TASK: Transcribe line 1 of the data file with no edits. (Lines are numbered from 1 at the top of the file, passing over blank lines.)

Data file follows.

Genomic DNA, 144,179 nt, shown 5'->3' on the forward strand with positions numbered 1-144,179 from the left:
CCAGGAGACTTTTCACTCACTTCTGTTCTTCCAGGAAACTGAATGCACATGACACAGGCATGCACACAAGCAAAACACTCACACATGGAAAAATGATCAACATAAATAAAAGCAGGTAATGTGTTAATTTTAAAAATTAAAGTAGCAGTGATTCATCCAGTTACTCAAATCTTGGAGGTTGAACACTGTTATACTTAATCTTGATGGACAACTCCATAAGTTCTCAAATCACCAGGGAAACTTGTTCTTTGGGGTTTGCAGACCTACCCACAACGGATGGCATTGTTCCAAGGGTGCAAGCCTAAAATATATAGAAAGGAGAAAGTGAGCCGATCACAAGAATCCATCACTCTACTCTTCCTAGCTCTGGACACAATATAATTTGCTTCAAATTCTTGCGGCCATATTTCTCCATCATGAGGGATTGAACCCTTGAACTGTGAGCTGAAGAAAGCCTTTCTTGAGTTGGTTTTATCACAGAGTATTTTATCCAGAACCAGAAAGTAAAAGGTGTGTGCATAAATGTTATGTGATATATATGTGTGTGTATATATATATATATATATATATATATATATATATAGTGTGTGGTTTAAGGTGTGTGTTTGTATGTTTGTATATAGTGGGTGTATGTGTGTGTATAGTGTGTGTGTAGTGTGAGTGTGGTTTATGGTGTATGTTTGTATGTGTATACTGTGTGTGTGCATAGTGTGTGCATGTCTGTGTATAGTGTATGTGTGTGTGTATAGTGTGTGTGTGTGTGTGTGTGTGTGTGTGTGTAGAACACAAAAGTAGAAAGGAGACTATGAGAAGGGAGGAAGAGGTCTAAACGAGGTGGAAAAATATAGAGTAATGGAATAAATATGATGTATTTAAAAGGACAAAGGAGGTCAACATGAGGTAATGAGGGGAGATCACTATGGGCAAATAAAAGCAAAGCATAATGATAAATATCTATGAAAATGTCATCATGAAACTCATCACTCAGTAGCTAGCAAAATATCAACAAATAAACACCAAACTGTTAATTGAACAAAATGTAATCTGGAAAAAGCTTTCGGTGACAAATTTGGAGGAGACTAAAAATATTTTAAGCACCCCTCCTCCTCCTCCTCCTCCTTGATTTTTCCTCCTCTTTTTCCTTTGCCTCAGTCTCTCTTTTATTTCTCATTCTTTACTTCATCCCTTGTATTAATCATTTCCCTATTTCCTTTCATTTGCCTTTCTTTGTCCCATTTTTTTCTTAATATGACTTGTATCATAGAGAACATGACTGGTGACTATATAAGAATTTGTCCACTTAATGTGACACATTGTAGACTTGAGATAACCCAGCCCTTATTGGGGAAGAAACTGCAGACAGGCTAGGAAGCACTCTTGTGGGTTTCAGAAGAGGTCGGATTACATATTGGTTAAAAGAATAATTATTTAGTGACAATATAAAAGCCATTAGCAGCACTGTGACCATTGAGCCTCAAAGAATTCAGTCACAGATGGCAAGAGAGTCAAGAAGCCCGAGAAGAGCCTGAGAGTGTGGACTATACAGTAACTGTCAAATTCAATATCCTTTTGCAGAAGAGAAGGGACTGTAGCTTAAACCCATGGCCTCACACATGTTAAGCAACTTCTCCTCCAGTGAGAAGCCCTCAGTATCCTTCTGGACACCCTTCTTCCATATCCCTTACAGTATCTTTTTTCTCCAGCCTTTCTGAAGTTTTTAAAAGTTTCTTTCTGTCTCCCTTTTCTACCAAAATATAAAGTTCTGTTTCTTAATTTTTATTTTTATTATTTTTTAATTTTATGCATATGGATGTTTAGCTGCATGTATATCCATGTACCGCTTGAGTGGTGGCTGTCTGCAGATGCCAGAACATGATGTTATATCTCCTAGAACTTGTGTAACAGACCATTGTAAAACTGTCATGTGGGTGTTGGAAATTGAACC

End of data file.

Genomic DNA, 144,179 nt, shown 5'->3' on the forward strand with positions numbered 1-144,179 from the left: